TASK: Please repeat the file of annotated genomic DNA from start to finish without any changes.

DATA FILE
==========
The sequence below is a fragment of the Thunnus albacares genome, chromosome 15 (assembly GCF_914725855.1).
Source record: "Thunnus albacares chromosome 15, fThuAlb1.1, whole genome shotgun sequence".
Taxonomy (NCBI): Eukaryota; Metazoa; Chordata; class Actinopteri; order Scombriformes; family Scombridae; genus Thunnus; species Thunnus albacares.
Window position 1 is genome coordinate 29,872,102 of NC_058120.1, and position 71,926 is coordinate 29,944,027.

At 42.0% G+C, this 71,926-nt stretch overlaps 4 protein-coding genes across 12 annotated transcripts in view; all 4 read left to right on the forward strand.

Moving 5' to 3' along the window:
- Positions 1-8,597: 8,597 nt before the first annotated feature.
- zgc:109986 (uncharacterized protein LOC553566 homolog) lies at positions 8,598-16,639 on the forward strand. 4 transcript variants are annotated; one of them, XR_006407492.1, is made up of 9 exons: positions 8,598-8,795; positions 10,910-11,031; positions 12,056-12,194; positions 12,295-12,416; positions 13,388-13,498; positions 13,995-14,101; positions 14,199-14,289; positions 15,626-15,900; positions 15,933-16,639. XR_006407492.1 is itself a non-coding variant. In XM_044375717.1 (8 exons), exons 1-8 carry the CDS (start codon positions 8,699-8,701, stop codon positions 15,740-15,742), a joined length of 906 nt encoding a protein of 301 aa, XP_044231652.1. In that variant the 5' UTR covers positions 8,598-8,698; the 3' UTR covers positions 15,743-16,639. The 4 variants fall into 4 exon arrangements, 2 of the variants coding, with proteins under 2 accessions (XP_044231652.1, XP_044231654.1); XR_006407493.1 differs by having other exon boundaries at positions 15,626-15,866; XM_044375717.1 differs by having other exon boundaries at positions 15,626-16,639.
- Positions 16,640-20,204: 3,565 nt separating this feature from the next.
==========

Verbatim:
The sequence below is a fragment of the Thunnus albacares genome, chromosome 15 (assembly GCF_914725855.1).
Source record: "Thunnus albacares chromosome 15, fThuAlb1.1, whole genome shotgun sequence".
Taxonomy (NCBI): Eukaryota; Metazoa; Chordata; class Actinopteri; order Scombriformes; family Scombridae; genus Thunnus; species Thunnus albacares.
Window position 1 is genome coordinate 29,872,102 of NC_058120.1, and position 71,926 is coordinate 29,944,027.

At 42.0% G+C, this 71,926-nt stretch overlaps 4 protein-coding genes across 12 annotated transcripts in view; all 4 read left to right on the forward strand.

Moving 5' to 3' along the window:
- Positions 1-8,597: 8,597 nt before the first annotated feature.
- zgc:109986 (uncharacterized protein LOC553566 homolog) lies at positions 8,598-16,639 on the forward strand. 4 transcript variants are annotated; one of them, XR_006407492.1, is made up of 9 exons: positions 8,598-8,795; positions 10,910-11,031; positions 12,056-12,194; positions 12,295-12,416; positions 13,388-13,498; positions 13,995-14,101; positions 14,199-14,289; positions 15,626-15,900; positions 15,933-16,639. XR_006407492.1 is itself a non-coding variant. In XM_044375717.1 (8 exons), exons 1-8 carry the CDS (start codon positions 8,699-8,701, stop codon positions 15,740-15,742), a joined length of 906 nt encoding a protein of 301 aa, XP_044231652.1. In that variant the 5' UTR covers positions 8,598-8,698; the 3' UTR covers positions 15,743-16,639. The 4 variants fall into 4 exon arrangements, 2 of the variants coding, with proteins under 2 accessions (XP_044231652.1, XP_044231654.1); XR_006407493.1 differs by having other exon boundaries at positions 15,626-15,866; XM_044375717.1 differs by having other exon boundaries at positions 15,626-16,639.
- Positions 16,640-20,204: 3,565 nt separating this feature from the next.